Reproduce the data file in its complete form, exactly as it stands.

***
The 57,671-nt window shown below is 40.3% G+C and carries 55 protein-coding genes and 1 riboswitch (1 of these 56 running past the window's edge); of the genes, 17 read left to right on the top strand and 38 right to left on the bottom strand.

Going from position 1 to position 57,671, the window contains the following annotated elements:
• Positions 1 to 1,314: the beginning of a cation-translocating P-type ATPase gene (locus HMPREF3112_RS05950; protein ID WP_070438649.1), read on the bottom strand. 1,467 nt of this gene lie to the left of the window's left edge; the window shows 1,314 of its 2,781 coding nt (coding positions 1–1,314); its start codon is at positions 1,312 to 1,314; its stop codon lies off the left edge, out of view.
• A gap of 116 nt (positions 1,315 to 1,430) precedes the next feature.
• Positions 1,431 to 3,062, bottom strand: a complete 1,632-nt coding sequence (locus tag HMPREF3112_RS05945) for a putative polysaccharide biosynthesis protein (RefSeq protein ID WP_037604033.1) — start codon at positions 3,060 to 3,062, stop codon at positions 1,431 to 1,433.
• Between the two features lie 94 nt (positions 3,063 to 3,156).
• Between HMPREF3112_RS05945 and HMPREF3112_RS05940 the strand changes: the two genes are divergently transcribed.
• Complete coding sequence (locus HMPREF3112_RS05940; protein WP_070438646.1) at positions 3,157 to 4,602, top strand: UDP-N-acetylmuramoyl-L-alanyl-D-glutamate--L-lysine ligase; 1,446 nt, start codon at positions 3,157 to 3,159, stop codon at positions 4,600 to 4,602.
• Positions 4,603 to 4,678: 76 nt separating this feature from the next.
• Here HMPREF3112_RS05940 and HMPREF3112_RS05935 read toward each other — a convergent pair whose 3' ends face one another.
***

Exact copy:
The 57,671-nt window shown below is 40.3% G+C and carries 55 protein-coding genes and 1 riboswitch (1 of these 56 running past the window's edge); of the genes, 17 read left to right on the top strand and 38 right to left on the bottom strand.

Going from position 1 to position 57,671, the window contains the following annotated elements:
• Positions 1 to 1,314: the beginning of a cation-translocating P-type ATPase gene (locus HMPREF3112_RS05950; protein ID WP_070438649.1), read on the bottom strand. 1,467 nt of this gene lie to the left of the window's left edge; the window shows 1,314 of its 2,781 coding nt (coding positions 1–1,314); its start codon is at positions 1,312 to 1,314; its stop codon lies off the left edge, out of view.
• A gap of 116 nt (positions 1,315 to 1,430) precedes the next feature.
• Positions 1,431 to 3,062, bottom strand: a complete 1,632-nt coding sequence (locus tag HMPREF3112_RS05945) for a putative polysaccharide biosynthesis protein (RefSeq protein ID WP_037604033.1) — start codon at positions 3,060 to 3,062, stop codon at positions 1,431 to 1,433.
• Between the two features lie 94 nt (positions 3,063 to 3,156).
• Between HMPREF3112_RS05945 and HMPREF3112_RS05940 the strand changes: the two genes are divergently transcribed.
• Complete coding sequence (locus HMPREF3112_RS05940; protein WP_070438646.1) at positions 3,157 to 4,602, top strand: UDP-N-acetylmuramoyl-L-alanyl-D-glutamate--L-lysine ligase; 1,446 nt, start codon at positions 3,157 to 3,159, stop codon at positions 4,600 to 4,602.
• Positions 4,603 to 4,678: 76 nt separating this feature from the next.
• Here HMPREF3112_RS05940 and HMPREF3112_RS05935 read toward each other — a convergent pair whose 3' ends face one another.